Soaring High: Moore’s Breakthrough into the Hidden Mechanics of Avian Flight

Andrew Moore has long been captivated by the mysteries of avian flight.

An assistant professor in the Stony Brook University Renaissance School of Medicine’s Department of Anatomical Sciences, Moore recently collaborated with an international team of researchers — led by University of Florida evolutionary biologist Emma Schachner — that has resulted in findings that challenge long-held assumptions and reveal astonishing new insights into the flight mechanics of birds.

The team’s groundbreaking study is published in the journal Nature. The investigation centered on the subpectoral diverticulum (SPD), a large air-filled sac branching off the lung that weaves between the primary flight muscles of various birds such as the red-tailed hawk, which raised the question: What role does the SPD play?

“Bird lungs are very different from those of humans and other mammals, and have been hypothesized to play all sorts of non-breathing roles, including controlling body temperature and acting like a protective crash suit for certain plunge diving birds,” said Moore. “But few of these hypotheses have actually been tested. This discovery is important because we demonstrate a totally novel role for the lung in improving how flight works in soaring birds like eagles and pelicans. Our team is excited to continue testing hypotheses about the diverse functions of the avian respiratory system.”

The team surveyed 68 species of extant birds to assess the presence or absence of the SPD, and relied on computed tomography (CT) scans of both living and deceased specimens in order to visualize the internal structures without invasive procedures. In the dataset, 57 species were examined using CT or microCT scans.

Moore and Schachner then compiled extensive data on the flight styles of these bird species to test the hypothesis that there is a correlation between soaring flight and the presence of the SPD. By integrating evolutionary history into their analysis, they discovered a striking pattern: the SPD had independently evolved at least seven different times exclusively in soaring lineages, suggesting a strong functional link between the SPD and the mechanics of soaring flight.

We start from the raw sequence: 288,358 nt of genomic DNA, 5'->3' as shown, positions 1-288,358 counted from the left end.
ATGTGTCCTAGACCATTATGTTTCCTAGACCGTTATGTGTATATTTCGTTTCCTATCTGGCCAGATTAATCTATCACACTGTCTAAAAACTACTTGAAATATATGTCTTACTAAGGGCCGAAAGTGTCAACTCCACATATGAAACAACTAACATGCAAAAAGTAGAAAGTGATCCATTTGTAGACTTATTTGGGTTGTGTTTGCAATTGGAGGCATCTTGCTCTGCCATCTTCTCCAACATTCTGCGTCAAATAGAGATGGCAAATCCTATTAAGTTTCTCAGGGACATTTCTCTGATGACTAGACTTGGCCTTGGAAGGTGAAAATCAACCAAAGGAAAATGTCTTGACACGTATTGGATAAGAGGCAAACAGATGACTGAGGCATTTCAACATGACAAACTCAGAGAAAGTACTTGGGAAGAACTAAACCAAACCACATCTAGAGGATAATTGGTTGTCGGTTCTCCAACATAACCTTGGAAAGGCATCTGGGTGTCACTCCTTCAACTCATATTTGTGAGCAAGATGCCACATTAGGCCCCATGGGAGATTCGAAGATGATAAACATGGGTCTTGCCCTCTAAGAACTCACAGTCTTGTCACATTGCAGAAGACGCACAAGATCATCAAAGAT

Moore dissecting mallard
Andrew Moore dissecting a Mallard (Anas platyrhynchos), which died of natural causes and was donated for research to collaborator Emma Schachner.

To answer the question of how the SPD enhances soaring capabilities, the team relied on the biomechanical expertise of co-author Karl Bates of the University of Liverpool, who applied sophisticated computer modeling techniques to simulate the impact of an inflated SPD on the pectoralis muscle (the primary muscle responsible for the downstroke in bird flight).

The resulting analyses revealed that the SPD, along with specialized pectoralis muscle architecture, significantly improved the torque-generating capacity of the wing when held in the extended soaring position.

Further CT scans of live, sedated red-tailed and Swainson’s hawks showed that the SPD did not play a critical role in breathing. The birds could voluntarily collapse the SPD and still breathe normally, even independently opening and closing it on one side. This discovery was pivotal to their findings because it indicates that the SPD’s primary function is not respiratory, but mechanical, and shows that the respiratory system helps reduce the energy needed for muscle work.

The implications of this research are profound and demonstrate that in soaring birds, the respiratory system has evolved to mechanically enhance the flight muscles, a previously unknown role for avian air sacs.

— Beth Squire

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